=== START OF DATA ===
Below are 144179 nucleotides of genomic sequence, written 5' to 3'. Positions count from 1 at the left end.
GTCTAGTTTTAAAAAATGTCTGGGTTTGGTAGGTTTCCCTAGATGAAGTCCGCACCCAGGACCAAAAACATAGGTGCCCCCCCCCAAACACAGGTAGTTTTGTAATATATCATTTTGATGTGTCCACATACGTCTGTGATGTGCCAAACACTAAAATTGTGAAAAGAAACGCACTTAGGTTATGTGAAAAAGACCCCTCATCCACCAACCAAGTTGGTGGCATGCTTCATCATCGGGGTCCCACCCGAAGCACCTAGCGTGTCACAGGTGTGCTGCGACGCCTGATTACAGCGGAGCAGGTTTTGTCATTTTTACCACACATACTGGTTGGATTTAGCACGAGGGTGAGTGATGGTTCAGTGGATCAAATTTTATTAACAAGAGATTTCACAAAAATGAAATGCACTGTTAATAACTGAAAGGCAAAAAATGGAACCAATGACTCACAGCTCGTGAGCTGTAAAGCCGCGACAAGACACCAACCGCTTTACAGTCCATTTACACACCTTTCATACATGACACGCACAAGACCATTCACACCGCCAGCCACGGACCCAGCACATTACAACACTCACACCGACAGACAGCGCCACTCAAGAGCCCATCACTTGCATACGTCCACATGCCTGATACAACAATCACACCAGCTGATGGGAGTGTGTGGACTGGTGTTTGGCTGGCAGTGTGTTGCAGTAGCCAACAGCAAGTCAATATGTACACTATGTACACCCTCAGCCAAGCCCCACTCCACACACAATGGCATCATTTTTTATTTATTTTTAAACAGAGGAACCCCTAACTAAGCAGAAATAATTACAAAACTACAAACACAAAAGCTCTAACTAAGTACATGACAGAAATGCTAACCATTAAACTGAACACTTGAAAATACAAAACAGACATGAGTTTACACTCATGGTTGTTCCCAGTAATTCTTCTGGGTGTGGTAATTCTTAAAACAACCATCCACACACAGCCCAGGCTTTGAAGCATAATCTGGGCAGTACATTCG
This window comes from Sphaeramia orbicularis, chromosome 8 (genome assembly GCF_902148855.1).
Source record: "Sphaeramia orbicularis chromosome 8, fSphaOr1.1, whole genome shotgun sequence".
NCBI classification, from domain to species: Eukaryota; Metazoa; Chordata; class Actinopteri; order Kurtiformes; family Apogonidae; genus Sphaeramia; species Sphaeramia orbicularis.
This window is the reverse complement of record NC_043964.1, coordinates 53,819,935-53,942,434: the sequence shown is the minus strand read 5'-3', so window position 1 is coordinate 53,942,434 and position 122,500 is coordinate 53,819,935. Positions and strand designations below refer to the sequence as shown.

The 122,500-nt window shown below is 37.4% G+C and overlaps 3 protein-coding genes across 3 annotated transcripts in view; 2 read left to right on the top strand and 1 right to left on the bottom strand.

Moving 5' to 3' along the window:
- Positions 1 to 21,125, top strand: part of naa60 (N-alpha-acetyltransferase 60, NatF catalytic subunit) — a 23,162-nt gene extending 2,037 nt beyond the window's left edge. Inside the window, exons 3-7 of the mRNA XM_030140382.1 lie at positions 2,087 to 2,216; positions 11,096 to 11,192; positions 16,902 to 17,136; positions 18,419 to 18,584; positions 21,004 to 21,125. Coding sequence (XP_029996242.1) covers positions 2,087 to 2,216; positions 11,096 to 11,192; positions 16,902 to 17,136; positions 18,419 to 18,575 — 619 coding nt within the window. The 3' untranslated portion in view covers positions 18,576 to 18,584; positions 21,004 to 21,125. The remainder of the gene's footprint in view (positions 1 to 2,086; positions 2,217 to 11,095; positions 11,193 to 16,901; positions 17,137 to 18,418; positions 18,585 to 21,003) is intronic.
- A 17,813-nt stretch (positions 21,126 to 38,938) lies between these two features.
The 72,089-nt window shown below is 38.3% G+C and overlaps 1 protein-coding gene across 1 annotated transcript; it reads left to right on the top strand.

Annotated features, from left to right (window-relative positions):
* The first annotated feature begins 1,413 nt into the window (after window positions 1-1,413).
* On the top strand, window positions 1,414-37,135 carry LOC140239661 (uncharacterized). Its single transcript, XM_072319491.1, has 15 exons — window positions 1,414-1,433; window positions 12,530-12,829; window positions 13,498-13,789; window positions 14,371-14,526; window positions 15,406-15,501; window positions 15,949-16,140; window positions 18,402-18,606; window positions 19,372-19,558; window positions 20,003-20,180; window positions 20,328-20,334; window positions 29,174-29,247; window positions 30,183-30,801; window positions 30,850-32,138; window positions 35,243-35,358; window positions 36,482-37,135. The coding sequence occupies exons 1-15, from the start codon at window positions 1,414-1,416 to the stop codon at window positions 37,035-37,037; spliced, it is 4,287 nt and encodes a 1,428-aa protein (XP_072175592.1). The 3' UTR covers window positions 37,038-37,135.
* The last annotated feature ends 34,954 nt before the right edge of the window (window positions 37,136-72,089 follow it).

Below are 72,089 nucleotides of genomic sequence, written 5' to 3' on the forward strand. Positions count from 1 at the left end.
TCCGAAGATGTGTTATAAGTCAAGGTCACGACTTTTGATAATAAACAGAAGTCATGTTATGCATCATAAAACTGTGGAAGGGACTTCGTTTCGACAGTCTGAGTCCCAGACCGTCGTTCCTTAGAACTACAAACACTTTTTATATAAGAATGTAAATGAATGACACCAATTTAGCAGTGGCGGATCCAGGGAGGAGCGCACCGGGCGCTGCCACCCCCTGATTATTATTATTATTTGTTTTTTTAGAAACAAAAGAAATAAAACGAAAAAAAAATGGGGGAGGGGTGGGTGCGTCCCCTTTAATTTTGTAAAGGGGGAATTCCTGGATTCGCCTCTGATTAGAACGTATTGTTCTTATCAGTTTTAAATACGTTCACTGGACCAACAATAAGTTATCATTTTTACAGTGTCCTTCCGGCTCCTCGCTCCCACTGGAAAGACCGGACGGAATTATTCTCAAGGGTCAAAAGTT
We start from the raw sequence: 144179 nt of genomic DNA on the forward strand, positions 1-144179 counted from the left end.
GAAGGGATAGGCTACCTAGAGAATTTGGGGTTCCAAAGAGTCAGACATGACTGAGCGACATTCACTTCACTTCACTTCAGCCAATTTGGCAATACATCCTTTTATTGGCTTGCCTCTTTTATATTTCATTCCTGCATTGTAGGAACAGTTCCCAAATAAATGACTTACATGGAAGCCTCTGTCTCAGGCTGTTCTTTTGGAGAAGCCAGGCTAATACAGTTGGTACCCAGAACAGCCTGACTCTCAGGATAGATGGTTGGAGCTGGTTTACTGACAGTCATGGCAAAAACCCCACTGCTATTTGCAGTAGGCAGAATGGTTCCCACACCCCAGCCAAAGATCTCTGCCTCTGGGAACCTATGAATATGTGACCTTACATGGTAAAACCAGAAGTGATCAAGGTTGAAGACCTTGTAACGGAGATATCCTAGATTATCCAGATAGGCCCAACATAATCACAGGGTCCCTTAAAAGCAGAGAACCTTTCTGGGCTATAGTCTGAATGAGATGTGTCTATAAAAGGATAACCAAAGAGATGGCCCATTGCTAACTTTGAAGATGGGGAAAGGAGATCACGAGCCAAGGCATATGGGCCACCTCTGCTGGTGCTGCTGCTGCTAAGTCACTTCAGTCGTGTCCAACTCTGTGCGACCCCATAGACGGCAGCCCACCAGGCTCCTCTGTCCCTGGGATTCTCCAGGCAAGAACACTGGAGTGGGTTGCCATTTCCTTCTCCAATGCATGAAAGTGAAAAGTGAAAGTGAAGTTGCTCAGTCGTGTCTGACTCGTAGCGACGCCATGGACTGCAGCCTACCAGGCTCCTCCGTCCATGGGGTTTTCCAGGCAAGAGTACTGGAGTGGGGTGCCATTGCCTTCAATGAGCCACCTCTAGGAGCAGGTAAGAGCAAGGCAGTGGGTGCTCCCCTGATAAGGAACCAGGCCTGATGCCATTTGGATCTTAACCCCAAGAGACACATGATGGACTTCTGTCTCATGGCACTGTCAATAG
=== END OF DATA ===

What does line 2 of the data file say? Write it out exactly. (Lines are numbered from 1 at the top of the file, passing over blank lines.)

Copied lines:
GTCTAGTTTTAAAAAATGTCTGGGTTTGGTAGGTTTCCCTAGATGAAGTCCGCACCCAGGACCAAAAACATAGGTGCCCCCCCCCAAACACAGGTAGTTTTGTAATATATCATTTTGATGTGTCCACATACGTCTGTGATGTGCCAAACACTAAAATTGTGAAAAGAAACGCACTTAGGTTATGTGAAAAAGACCCCTCATCCACCAACCAAGTTGGTGGCATGCTTCATCATCGGGGTCCCACCCGAAGCACCTAGCGTGTCACAGGTGTGCTGCGACGCCTGATTACAGCGGAGCAGGTTTTGTCATTTTTACCACACATACTGGTTGGATTTAGCACGAGGGTGAGTGATGGTTCAGTGGATCAAATTTTATTAACAAGAGATTTCACAAAAATGAAATGCACTGTTAATAACTGAAAGGCAAAAAATGGAACCAATGACTCACAGCTCGTGAGCTGTAAAGCCGCGACAAGACACCAACCGCTTTACAGTCCATTTACACACCTTTCATACATGACACGCACAAGACCATTCACACCGCCAGCCACGGACCCAGCACATTACAACACTCACACCGACAGACAGCGCCACTCAAGAGCCCATCACTTGCATACGTCCACATGCCTGATACAACAATCACACCAGCTGATGGGAGTGTGTGGACTGGTGTTTGGCTGGCAGTGTGTTGCAGTAGCCAACAGCAAGTCAATATGTACACTATGTACACCCTCAGCCAAGCCCCACTCCACACACAATGGCATCATTTTTTATTTATTTTTAAACAGAGGAACCCCTAACTAAGCAGAAATAATTACAAAACTACAAACACAAAAGCTCTAACTAAGTACATGACAGAAATGCTAACCATTAAACTGAACACTTGAAAATACAAAACAGACATGAGTTTACACTCATGGTTGTTCCCAGTAATTCTTCTGGGTGTGGTAATTCTTAAAACAACCATCCACACACAGCCCAGGCTTTGAAGCATAATCTGGGCAGTACATTCG